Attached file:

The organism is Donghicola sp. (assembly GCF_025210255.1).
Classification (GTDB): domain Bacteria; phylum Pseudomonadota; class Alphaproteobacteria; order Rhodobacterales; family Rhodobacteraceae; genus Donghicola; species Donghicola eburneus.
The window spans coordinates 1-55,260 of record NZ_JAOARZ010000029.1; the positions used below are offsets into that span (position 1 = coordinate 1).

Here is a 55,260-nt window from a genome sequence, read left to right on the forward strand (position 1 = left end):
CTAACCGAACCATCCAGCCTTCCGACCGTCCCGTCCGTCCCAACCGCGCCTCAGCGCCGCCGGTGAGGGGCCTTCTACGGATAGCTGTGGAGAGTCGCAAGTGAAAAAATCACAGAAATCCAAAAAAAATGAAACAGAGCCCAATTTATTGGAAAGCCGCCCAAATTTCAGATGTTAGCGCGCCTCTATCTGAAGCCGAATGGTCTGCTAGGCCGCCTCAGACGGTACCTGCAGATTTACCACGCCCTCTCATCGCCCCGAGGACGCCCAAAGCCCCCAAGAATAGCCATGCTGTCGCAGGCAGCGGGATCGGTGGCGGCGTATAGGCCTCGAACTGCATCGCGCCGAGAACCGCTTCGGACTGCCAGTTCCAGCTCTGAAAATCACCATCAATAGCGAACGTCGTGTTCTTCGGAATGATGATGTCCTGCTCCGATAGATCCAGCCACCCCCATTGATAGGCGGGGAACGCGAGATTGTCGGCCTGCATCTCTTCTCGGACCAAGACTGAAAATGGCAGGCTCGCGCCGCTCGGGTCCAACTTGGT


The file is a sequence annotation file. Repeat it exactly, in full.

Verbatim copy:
The organism is Donghicola sp. (assembly GCF_025210255.1).
Classification (GTDB): domain Bacteria; phylum Pseudomonadota; class Alphaproteobacteria; order Rhodobacterales; family Rhodobacteraceae; genus Donghicola; species Donghicola eburneus.
The window spans coordinates 1-55,260 of record NZ_JAOARZ010000029.1; the positions used below are offsets into that span (position 1 = coordinate 1).

Here is a 55,260-nt window from a genome sequence, read left to right on the forward strand (position 1 = left end):
CTAACCGAACCATCCAGCCTTCCGACCGTCCCGTCCGTCCCAACCGCGCCTCAGCGCCGCCGGTGAGGGGCCTTCTACGGATAGCTGTGGAGAGTCGCAAGTGAAAAAATCACAGAAATCCAAAAAAAATGAAACAGAGCCCAATTTATTGGAAAGCCGCCCAAATTTCAGATGTTAGCGCGCCTCTATCTGAAGCCGAATGGTCTGCTAGGCCGCCTCAGACGGTACCTGCAGATTTACCACGCCCTCTCATCGCCCCGAGGACGCCCAAAGCCCCCAAGAATAGCCATGCTGTCGCAGGCAGCGGGATCGGTGGCGGCGTATAGGCCTCGAACTGCATCGCGCCGAGAACCGCTTCGGACTGCCAGTTCCAGCTCTGAAAATCACCATCAATAGCGAACGTCGTGTTCTTCGGAATGATGATGTCCTGCTCCGATAGATCCAGCCACCCCCATTGATAGGCGGGGAACGCGAGATTGTCGGCCTGCATCTCTTCTCGGACCAAGACTGAAAATGGCAGGCTCGCGCCGCTCGGGTCCAACTTGGT